A modern city with people embracing a lot of gadgets, - and I mean a lot: I never figured out the electronics on our toilet seat, the few bikes we saw had built-in GPS, at the entrances of the restaurants models of food on the menu were on display. And then there was free Wi-Fi in restaurants, metro-stations, metro-train, busses, railway station and many other public places, so much that we hardly needed to use our portable Wi-Fi ‘egg’. I never have seen so many coffeeshop. In one such coffeeshop, I gazed at the video inside the small buzzer I got, which would signal my order was ready. Smart phones everywhere. Standing in the metro I counted the people who did NOT stare at their smart phone! Did I mention how crazy the people were to take selfies, making V-sign-posing pictures? All colourful and looking kitschy if you ask me. Glass sliding doors into shops opened on touchpad. At the metro stations there were machines to refund used metro tickets.

25 % of people in their Sixties used the latest smart-phone
— The Korean Herald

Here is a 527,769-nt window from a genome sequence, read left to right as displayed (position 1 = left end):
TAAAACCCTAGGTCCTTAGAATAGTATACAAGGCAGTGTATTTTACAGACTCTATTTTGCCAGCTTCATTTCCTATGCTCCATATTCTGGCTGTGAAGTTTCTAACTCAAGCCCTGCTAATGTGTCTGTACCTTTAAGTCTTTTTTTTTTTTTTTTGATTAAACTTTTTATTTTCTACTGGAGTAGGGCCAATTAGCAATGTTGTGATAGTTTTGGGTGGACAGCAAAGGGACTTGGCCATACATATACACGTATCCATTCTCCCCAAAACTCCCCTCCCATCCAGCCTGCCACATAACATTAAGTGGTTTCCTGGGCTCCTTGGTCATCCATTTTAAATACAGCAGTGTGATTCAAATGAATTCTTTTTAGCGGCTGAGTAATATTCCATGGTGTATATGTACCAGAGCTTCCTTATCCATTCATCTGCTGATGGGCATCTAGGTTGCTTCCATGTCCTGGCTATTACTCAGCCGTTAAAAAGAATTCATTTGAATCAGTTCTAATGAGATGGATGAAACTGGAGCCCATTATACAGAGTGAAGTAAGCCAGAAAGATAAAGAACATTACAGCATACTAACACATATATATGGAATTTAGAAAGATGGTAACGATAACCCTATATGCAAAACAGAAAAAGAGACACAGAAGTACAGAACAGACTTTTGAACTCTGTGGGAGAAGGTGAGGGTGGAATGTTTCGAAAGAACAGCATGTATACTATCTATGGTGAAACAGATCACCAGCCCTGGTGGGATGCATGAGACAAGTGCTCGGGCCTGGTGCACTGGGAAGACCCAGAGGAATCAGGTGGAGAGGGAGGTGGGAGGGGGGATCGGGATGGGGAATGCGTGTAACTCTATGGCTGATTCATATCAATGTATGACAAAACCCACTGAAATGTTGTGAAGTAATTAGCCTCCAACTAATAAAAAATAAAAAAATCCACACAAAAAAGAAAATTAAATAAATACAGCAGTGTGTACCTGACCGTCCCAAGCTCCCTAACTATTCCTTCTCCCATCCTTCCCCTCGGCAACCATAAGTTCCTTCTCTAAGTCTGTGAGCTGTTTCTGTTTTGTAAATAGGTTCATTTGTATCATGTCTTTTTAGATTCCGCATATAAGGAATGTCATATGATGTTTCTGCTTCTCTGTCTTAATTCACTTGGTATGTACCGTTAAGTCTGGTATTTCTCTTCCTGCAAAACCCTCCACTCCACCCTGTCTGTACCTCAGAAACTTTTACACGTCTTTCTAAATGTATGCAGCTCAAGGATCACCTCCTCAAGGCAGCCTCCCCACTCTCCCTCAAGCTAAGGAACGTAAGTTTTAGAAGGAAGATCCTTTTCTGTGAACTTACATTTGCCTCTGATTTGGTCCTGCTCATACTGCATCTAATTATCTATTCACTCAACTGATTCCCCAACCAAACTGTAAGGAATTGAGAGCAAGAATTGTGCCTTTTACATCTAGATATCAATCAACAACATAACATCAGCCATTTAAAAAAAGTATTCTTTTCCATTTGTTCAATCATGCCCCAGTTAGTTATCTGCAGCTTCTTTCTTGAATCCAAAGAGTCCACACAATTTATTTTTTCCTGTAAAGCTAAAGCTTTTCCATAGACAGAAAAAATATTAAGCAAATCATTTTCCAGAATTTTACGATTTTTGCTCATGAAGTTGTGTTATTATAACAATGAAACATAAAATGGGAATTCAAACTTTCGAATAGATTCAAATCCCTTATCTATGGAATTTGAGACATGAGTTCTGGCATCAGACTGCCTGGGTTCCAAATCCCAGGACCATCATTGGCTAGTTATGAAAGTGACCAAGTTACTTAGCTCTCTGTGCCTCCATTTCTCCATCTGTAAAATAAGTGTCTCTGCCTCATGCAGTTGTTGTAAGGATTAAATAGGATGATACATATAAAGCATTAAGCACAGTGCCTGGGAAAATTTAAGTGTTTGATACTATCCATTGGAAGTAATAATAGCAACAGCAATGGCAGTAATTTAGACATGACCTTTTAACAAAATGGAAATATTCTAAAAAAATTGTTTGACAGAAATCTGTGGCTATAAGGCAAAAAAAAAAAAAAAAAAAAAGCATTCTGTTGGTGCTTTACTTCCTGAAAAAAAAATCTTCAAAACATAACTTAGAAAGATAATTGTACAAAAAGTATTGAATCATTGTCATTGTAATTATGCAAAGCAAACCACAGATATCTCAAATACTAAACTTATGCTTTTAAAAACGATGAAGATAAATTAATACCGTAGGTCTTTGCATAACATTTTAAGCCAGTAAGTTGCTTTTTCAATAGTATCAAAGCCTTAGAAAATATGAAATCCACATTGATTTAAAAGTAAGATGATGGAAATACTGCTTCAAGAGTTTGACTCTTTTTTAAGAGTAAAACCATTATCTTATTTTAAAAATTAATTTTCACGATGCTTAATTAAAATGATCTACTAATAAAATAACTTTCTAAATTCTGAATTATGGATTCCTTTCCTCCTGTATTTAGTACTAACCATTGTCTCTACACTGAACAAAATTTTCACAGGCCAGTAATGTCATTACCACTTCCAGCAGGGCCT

When driving from Seoul towards the border with North Korea, the monotonous white apartment blocks quickly made way for military watchtowers, fences, signs with ‘minefield’ and roadblocks. Closer to the De-Militarized Zone, we saw black contraptions on the bridges covering C-4 explosives used to destroy the structures in case of an enemy advance. On that trip our passports were checked five times. Inside the DMZ we saw a 166-meter high North Korean flag pole and could hear loud-speakers blast condemnations of South Korea. Old fashion propaganda. If you ask me, it all was childish, but we were told that South Korea has now also started broadcasting K-Pop music across the border!!! We stopped at the Freedom Bridge, visited the 3rd Tunnel (we went down 76 meters deep with a monorail) and Mt. Odu Unification Observatory. Although this is the most heavily armed border in the world, at times it felt like a tourist attraction with fast-food restaurants, coffee-shops and souvenir-shops, fit for relaxing family outings. Not so in Panmunjom, the Joint Security Area in the middle of the DMZ. In the Welcome Center in Camp Bonifas we had to sign a disclaimer acknowledging that ‘the United Nations forces couldn’t guarantee our safety and injury or death could occur as a result of enemy action’. Puts it in perspective!!!! Our tour was timed with military precision. We couldn’t make gestures, because North Korean guards made pictures and might use them for their propaganda.